But Lamont makes comparisons within sectors and finds that the differences between the top and bottom quartiles are also pronounced there, especially in areas such as energy and materials. His table:
This is a striking result. But there is an important causal question here. Are the higher-scoring companies more richly valued because their businesses are intrinsically ESG-friendly, or because of the way they are managed for ESG results, or because of a spurious correlation? For example, coal stocks are often cheaper than other types of energy stocks, and also dirtier. But are they cheaper because they’re dirtier, or because coal is generally a bad thing? You have to scroll through the index almost by company to find the answers.
But Lamont makes another point that somewhat alleviates this concern. He shows the ESG valuation premium of different sectors over time. Overall, the premiums have been broadened in 2019-2020. His charts for the materials and energy sector:
This is a hopeful sign. It suggests that changing investor preferences for ESG excellence could potentially lead to large valuation gaps, which in turn could provide management incentives to change their practices. It would also provide investors with a great opportunity to invest in companies that have ESG upgrades in the future. But both points will depend on whether the relationship between ESG scores and valuations is persistent and consistent academic article has suggested that the relationship between countries varies widely; another finds that periods of ESG outperformance, whether caused by rising valuations or something else, are often reversed). Lamont promises to update the paper soon.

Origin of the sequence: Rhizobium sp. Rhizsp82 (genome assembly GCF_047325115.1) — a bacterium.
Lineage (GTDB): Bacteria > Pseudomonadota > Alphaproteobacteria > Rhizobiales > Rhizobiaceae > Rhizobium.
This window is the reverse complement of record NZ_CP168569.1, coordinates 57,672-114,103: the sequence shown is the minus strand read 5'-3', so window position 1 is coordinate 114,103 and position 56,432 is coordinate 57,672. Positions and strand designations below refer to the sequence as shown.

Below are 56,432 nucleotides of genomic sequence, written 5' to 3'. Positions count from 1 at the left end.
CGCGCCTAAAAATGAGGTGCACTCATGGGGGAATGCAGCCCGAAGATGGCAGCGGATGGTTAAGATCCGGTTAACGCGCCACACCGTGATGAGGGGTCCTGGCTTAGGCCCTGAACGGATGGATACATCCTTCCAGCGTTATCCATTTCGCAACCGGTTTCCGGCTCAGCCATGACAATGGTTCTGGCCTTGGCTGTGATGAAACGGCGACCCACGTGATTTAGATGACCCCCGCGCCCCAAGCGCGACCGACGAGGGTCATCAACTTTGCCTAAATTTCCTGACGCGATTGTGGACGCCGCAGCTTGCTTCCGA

Obviously, this is not a carefully controlled study: it is essentially just a map of correlations. But it is suggestive, and it has made me look again at other studies on the subject. If you have any favorites, please send them along.
Read carefully once
The American nightmare.